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Gov. Haley Barbour opines on government shutdown

Reported by: Tyler Hill
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Updated: 10/01/2013 6:43 pm
COLUMBUS, Miss. (WTVA) - Seventeen years is how far back you'd have to go to see the last federal government shutdown that temporarily closed federal programs like the Natchez Trace Parkway.

Back then, the political climate was very similar to today's.

A Democrat was president, and the House was controlled by Republicans, both who were bickering about how to properly run the government and its programs.

During that time, former Mississippi Governor Haley Barbour was head of the Republican National Committee, and he says the party is repeating the same mistake.

"It was bad for Republicans," Barbour said. "The Republicans got the blame. Fortunately, it wasn't nearly as bad as people were led to believe it was gonna be, but it did hurt Republicans."

Barbour, who served two terms as governor, says because it's a partial shutdown, it won't be as bad a some people say, and he doesn't anticipate it having a negative impact on the state.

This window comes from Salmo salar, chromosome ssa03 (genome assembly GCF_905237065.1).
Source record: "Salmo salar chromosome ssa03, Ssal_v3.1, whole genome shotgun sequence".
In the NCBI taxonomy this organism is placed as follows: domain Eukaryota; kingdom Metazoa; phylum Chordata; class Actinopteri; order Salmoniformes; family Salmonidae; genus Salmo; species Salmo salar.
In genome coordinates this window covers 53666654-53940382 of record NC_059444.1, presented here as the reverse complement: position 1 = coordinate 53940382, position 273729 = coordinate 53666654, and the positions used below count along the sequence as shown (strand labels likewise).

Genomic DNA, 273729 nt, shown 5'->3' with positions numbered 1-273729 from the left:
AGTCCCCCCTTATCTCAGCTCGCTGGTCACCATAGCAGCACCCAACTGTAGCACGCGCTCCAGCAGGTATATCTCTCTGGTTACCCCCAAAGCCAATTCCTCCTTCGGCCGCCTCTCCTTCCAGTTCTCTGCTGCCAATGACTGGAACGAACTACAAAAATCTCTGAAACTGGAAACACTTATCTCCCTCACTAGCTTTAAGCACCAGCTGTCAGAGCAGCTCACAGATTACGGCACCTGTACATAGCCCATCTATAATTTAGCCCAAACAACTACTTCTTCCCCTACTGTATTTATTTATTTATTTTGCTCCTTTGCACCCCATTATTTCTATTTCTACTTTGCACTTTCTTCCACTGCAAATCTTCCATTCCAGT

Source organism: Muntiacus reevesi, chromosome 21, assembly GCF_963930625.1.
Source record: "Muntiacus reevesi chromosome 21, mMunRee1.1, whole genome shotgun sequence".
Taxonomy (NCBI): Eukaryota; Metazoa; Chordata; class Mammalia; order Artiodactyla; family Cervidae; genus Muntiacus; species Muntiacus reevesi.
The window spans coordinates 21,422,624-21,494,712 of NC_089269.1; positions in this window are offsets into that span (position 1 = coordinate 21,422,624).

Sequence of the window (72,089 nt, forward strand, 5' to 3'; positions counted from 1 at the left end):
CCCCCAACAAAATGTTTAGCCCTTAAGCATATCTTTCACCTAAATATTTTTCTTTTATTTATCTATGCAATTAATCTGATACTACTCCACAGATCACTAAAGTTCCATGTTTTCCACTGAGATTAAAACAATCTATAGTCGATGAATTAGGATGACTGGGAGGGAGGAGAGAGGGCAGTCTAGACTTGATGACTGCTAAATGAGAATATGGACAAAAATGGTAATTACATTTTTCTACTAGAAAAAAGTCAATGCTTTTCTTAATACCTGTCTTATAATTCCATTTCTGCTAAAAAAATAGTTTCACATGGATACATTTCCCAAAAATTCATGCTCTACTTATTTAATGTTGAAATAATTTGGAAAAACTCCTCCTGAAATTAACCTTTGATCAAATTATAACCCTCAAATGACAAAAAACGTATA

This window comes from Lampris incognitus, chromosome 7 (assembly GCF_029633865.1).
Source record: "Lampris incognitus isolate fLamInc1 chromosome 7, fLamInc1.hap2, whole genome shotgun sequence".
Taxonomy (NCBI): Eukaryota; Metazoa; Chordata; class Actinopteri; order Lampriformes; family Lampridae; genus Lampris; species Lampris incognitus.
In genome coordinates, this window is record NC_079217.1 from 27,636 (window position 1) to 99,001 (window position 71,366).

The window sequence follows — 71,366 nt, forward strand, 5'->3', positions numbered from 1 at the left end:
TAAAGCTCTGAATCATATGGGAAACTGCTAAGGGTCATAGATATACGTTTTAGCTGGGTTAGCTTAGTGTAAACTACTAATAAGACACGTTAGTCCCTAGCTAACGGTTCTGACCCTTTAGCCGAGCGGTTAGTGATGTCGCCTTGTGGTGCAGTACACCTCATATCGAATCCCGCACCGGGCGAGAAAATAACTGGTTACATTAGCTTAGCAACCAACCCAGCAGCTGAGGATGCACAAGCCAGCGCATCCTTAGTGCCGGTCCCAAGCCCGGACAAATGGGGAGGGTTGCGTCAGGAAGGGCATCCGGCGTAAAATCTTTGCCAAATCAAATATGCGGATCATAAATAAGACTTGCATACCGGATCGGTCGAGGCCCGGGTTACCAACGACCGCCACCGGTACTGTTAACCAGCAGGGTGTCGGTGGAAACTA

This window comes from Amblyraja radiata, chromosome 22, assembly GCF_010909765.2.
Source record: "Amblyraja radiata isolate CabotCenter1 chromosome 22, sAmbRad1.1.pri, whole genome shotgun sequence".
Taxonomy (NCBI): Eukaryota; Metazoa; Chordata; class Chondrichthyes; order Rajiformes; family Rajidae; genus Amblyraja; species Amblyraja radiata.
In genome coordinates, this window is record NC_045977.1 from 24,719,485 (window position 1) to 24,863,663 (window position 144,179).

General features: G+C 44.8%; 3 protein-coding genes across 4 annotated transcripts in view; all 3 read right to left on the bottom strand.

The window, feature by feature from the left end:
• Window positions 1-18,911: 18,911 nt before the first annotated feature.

"When they look back in a few weeks or months, they will say, 'Well, it wasn't as big of deal as I thought it was gonna be.'"
  
With that said, he believes it's still a poor decision, stating it makes Congress and the President look weak.

"It speaks very badly about the leadership of our government when the President says he'll talk to the Russians and the Iranians, but he won't talk to the Republicans."

Barbour didn't take it easy on his own party.

He says the Republican battle on Obamacare is pointless since they don't have enough votes in the Senate.

"There's no chance to succeed," he said.

He says, if anything, Republicans are helping President Obama.

"Obama is sinking like a rock," he said. "Everything he's done is looking bad. The public doesn't like what he's doing. The only thing holding him up is the Republicans. They are getting in the way of his fall, and I think the they should get out of his way."

Barbour says he thinks this shutdown will only last two to three days.

The longest U.S. shutdown in history lasted 21 days, which took place of Barbour's RNC leadership in 1996.


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